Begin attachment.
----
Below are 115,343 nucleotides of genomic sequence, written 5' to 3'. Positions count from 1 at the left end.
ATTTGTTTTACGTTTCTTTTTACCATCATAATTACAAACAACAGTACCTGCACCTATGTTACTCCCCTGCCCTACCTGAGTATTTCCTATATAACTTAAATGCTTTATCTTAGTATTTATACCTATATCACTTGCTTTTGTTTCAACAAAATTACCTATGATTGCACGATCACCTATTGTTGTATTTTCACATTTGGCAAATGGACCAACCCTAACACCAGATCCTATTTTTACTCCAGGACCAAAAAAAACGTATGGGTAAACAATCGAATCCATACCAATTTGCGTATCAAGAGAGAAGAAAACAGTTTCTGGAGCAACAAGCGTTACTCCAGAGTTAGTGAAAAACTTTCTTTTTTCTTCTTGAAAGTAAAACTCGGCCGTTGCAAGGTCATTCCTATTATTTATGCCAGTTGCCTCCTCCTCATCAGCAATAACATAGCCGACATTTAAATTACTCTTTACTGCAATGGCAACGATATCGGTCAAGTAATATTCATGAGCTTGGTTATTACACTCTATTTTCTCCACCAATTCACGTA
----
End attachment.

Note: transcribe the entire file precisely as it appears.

Below are 115,343 nucleotides of genomic sequence, written 5' to 3'. Positions count from 1 at the left end.
ATTTGTTTTACGTTTCTTTTTACCATCATAATTACAAACAACAGTACCTGCACCTATGTTACTCCCCTGCCCTACCTGAGTATTTCCTATATAACTTAAATGCTTTATCTTAGTATTTATACCTATATCACTTGCTTTTGTTTCAACAAAATTACCTATGATTGCACGATCACCTATTGTTGTATTTTCACATTTGGCAAATGGACCAACCCTAACACCAGATCCTATTTTTACTCCAGGACCAAAAAAAACGTATGGGTAAACAATCGAATCCATACCAATTTGCGTATCAAGAGAGAAGAAAACAGTTTCTGGAGCAACAAGCGTTACTCCAGAGTTAGTGAAAAACTTTCTTTTTTCTTCTTGAAAGTAAAACTCGGCCGTTGCAAGGTCATTCCTATTATTTATGCCAGTTGCCTCCTCCTCATCAGCAATAACATAGCCGACATTTAAATTACTCTTTACTGCAATGGCAACGATATCGGTCAAGTAATATTCATGAGCTTGGTTATTACACTCTATTTTCTCCACCAATTCACGTA